ARMS is the new big fighting game IP from Nintendo, featuring a fresh unique take on the genre. Featuring weird people with stretching arms that fight in huge stadiums while beating the crap out of each other. Is Nintendo going forth and keeping up it’s success with new IP and it’s games in general?
ARMS features diverse cast of characters, ranging from Master Mummy, a literal Mummy, to a girl in a giant mech suit, to Helix, literal DNA. All of these characters have their own starting Arms, and abilities. For example, Helix can stretch his body to be really big, small, and go side to side, making him one of the hardest enemies to hit. Master Mummy can self heal while blocking, slowly, but he surely can. Of course size differences among them make a difference. I’d say the most unique character is probably Byte and Barq, since the robots robot dog runs around and can punch other players, I can see how this would be considered cheap in the competitive scene, but it’s just so fun.
Arms is the main mechanic of the title, featuring different types of Arms such as regular boxing gloves, giant balls, and even missiles and lasers you can shoot. The variety in mixing Arms combinations with the various characters is incredible, the system is so deep that you can create a unique feeling Spring Girl like I did, instead of the vanilla options. The game at the surface level can be played like a fun party game, even featuring modes like hoops and volleyball, but at it’s core it is much deeper than it. The game’s competitive online mode is where the game truly shines, you against one other person who understand some of the workings of the game, such as twisting your Arms, and dodging at the right moment. The mechanics here are surface level enough for everyone, but deep enough for those desiring to challenge themselves.
The game modes featured here is Grand Prix, which is a basic arcade later of fighting, or even playing volleyball, with 9 fighters, than fighting the game’s final boss Max Brass for the ARMS title. It has various different difficulty’s and adds for some variety. There is also online social, and local multiplayer, with up to four players which is amazing. You can play just normal fights, hoops, volleyball, target smash, and a boss fight like mode, where everyone fights a giant boss. A 1 on 100 mode is also available to hone your skills against plenty of fighters. The modes offer enough fun variety, regardless if you are playing by yourself, online with friends or randoms, or with your buddy with a split joycon on the couch. ARMS has all the options and more for a fighting game. My favorite mode of course is playing the competitive mode, as I feel like I am playing against people with a similar level of skill, and I have lost a lot of games, but also have won a lot. Using the motion controls can wear you down as you constantly move, but it makes me feel like I have absolute control over my movements and actions while playing competitive.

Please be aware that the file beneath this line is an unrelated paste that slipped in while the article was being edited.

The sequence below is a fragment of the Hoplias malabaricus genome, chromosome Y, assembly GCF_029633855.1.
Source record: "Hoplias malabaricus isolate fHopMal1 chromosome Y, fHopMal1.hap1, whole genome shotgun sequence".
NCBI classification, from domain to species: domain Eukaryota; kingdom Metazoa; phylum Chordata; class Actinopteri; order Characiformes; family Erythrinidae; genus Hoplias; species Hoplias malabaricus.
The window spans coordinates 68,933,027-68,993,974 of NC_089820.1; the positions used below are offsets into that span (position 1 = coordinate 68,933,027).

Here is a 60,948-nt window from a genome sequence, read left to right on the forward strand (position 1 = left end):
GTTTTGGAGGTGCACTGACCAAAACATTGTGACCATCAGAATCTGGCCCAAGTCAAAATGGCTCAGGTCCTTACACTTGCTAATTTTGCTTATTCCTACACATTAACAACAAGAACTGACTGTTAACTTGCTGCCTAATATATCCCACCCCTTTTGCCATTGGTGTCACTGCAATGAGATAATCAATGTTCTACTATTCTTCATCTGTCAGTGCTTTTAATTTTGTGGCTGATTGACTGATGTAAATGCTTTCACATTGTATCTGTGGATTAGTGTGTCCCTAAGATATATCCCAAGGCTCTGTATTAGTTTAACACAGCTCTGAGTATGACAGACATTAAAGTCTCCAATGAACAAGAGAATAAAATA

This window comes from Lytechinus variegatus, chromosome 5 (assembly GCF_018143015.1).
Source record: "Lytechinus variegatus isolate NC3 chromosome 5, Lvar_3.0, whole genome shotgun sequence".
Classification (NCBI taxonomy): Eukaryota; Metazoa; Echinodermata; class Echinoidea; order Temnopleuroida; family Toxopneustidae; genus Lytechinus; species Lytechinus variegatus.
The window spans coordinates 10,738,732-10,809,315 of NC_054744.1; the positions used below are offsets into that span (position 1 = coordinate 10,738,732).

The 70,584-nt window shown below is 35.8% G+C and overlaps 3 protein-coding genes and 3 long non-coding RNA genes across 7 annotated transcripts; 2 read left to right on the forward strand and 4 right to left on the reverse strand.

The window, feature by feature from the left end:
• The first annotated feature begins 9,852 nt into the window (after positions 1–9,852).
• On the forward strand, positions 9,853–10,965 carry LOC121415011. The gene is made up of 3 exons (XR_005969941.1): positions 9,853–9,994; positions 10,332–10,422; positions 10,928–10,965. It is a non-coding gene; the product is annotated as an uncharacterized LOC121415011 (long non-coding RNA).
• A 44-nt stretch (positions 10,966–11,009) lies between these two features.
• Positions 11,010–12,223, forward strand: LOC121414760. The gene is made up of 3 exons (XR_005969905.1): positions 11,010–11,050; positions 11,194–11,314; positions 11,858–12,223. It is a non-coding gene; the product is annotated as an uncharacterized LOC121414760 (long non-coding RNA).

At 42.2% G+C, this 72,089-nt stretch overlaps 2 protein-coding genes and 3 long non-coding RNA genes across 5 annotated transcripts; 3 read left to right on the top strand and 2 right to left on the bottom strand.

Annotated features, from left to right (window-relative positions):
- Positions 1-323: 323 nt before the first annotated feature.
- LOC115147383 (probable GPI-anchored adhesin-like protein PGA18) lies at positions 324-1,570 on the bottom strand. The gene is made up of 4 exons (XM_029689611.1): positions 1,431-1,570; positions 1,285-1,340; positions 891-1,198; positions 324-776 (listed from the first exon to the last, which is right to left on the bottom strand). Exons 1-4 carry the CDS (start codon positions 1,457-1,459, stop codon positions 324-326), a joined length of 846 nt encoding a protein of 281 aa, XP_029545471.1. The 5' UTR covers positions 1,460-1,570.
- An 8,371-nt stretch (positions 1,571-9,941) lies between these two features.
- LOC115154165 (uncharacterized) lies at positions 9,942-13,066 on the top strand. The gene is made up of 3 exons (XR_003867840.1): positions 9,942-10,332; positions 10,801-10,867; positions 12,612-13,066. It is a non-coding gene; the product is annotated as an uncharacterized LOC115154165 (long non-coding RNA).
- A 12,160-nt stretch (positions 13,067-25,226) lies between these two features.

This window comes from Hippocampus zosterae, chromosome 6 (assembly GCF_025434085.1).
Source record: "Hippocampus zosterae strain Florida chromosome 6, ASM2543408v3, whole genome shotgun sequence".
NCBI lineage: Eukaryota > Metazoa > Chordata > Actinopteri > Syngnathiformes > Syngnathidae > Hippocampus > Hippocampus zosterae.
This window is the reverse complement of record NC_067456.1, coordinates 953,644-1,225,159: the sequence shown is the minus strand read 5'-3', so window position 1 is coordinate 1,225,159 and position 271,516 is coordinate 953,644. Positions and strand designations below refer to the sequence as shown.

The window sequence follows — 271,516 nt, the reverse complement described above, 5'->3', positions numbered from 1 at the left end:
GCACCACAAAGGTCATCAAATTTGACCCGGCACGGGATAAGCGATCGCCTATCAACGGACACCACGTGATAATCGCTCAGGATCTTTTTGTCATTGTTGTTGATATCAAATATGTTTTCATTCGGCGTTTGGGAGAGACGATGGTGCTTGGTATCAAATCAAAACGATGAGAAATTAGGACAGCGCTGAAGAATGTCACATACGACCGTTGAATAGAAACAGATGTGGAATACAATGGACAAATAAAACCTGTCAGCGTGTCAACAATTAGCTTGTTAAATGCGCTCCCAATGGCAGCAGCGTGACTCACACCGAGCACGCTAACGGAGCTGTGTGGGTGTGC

ARMS runs at 1080 60 fps in TV mode and 720p 60 fps in handheld mode. Now I noticed at some points when you are playing split screen with more than three players, the framerate does take some dips into the 50s and 40s, which can be pretty jarring, but it doesn’t happen ever when you are playing by yourself. The graphics are very anime and cartoony like, they look great. Some nice lighting effects, and the look of the title is just satisfying. When you hit something the sound effects are just satisfying and let you know what you have hit, feeling like a classic comic punch mixed with a real punch. ARMS has the most control options out of any Nintendo Switch game yet. You can play with a pro controller, handheld mode, joycons in grip, joycons loose, split joycons. Then there is the big control option, the motion controls. Which for once I agree is the best way to play the game, making you feel one with your character as you move back and forth, and punch and twist your arms, it is crazy to me how good playing the game like that feels.
ARMS is showing the continuing success of Nintendo with their new IP and their Nintendo Switch platform. ARMS takes full advantage of all features and possible control options of the Switch, making it accessible enough for everyone, but having enough depth for competitive players. I can’t wait to see the continuing support of the game through free DLC. I give ARMS a 9 out of 10, please don’t hit me.